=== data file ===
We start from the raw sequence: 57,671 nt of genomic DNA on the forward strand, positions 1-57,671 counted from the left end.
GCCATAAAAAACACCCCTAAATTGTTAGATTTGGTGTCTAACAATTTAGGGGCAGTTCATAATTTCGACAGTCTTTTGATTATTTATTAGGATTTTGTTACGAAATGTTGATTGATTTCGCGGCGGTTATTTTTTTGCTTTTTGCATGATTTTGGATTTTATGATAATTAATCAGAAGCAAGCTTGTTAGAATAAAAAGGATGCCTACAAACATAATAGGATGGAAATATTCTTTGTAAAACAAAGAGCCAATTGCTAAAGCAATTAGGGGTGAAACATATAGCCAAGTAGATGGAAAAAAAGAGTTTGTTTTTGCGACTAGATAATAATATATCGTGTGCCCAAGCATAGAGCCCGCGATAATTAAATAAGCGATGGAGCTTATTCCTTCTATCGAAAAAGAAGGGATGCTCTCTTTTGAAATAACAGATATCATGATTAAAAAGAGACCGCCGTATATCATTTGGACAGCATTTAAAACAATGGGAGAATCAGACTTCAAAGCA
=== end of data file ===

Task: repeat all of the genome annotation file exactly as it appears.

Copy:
We start from the raw sequence: 57,671 nt of genomic DNA on the forward strand, positions 1-57,671 counted from the left end.
GCCATAAAAAACACCCCTAAATTGTTAGATTTGGTGTCTAACAATTTAGGGGCAGTTCATAATTTCGACAGTCTTTTGATTATTTATTAGGATTTTGTTACGAAATGTTGATTGATTTCGCGGCGGTTATTTTTTTGCTTTTTGCATGATTTTGGATTTTATGATAATTAATCAGAAGCAAGCTTGTTAGAATAAAAAGGATGCCTACAAACATAATAGGATGGAAATATTCTTTGTAAAACAAAGAGCCAATTGCTAAAGCAATTAGGGGTGAAACATATAGCCAAGTAGATGGAAAAAAAGAGTTTGTTTTTGCGACTAGATAATAATATATCGTGTGCCCAAGCATAGAGCCCGCGATAATTAAATAAGCGATGGAGCTTATTCCTTCTATCGAAAAAGAAGGGATGCTCTCTTTTGAAATAACAGATATCATGATTAAAAAGAGACCGCCGTATATCATTTGGACAGCATTTAAAACAATGGGAGAATCAGACTTCAAAGCA